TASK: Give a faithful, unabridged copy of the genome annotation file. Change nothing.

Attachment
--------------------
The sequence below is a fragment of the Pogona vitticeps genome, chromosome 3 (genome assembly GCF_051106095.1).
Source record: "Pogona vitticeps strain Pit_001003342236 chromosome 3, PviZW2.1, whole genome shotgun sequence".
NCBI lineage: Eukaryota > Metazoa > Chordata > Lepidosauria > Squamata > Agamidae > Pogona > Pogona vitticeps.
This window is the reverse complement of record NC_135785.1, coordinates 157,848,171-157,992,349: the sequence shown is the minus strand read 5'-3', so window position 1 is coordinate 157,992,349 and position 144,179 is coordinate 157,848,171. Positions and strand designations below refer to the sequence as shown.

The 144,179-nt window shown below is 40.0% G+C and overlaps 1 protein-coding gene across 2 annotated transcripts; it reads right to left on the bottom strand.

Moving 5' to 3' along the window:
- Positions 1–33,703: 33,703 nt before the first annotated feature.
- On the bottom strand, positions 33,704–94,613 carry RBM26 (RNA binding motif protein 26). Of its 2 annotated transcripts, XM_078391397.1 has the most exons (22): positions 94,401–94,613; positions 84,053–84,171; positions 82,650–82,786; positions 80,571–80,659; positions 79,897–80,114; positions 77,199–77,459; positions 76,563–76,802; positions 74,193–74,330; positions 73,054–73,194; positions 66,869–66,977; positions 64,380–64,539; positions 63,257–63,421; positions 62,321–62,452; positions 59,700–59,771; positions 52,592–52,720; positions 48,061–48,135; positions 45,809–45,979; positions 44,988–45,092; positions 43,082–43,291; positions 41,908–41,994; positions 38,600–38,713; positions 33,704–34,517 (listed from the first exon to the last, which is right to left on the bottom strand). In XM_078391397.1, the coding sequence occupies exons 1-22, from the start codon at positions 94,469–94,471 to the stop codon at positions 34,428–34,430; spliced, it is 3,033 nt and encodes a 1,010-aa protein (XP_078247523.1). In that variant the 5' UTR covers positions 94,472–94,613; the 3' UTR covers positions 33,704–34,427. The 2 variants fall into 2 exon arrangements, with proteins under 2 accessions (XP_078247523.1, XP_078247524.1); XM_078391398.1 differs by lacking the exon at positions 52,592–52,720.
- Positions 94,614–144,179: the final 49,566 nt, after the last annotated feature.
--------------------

The sequence below is a fragment of the Pogona vitticeps genome, chromosome 3 (genome assembly GCF_051106095.1).
Source record: "Pogona vitticeps strain Pit_001003342236 chromosome 3, PviZW2.1, whole genome shotgun sequence".
NCBI lineage: Eukaryota > Metazoa > Chordata > Lepidosauria > Squamata > Agamidae > Pogona > Pogona vitticeps.
This window is the reverse complement of record NC_135785.1, coordinates 157,848,171-157,992,349: the sequence shown is the minus strand read 5'-3', so window position 1 is coordinate 157,992,349 and position 144,179 is coordinate 157,848,171. Positions and strand designations below refer to the sequence as shown.

The 144,179-nt window shown below is 40.0% G+C and overlaps 1 protein-coding gene across 2 annotated transcripts; it reads right to left on the bottom strand.

Moving 5' to 3' along the window:
- Positions 1–33,703: 33,703 nt before the first annotated feature.
- On the bottom strand, positions 33,704–94,613 carry RBM26 (RNA binding motif protein 26). Of its 2 annotated transcripts, XM_078391397.1 has the most exons (22): positions 94,401–94,613; positions 84,053–84,171; positions 82,650–82,786; positions 80,571–80,659; positions 79,897–80,114; positions 77,199–77,459; positions 76,563–76,802; positions 74,193–74,330; positions 73,054–73,194; positions 66,869–66,977; positions 64,380–64,539; positions 63,257–63,421; positions 62,321–62,452; positions 59,700–59,771; positions 52,592–52,720; positions 48,061–48,135; positions 45,809–45,979; positions 44,988–45,092; positions 43,082–43,291; positions 41,908–41,994; positions 38,600–38,713; positions 33,704–34,517 (listed from the first exon to the last, which is right to left on the bottom strand). In XM_078391397.1, the coding sequence occupies exons 1-22, from the start codon at positions 94,469–94,471 to the stop codon at positions 34,428–34,430; spliced, it is 3,033 nt and encodes a 1,010-aa protein (XP_078247523.1). In that variant the 5' UTR covers positions 94,472–94,613; the 3' UTR covers positions 33,704–34,427. The 2 variants fall into 2 exon arrangements, with proteins under 2 accessions (XP_078247523.1, XP_078247524.1); XM_078391398.1 differs by lacking the exon at positions 52,592–52,720.
- Positions 94,614–144,179: the final 49,566 nt, after the last annotated feature.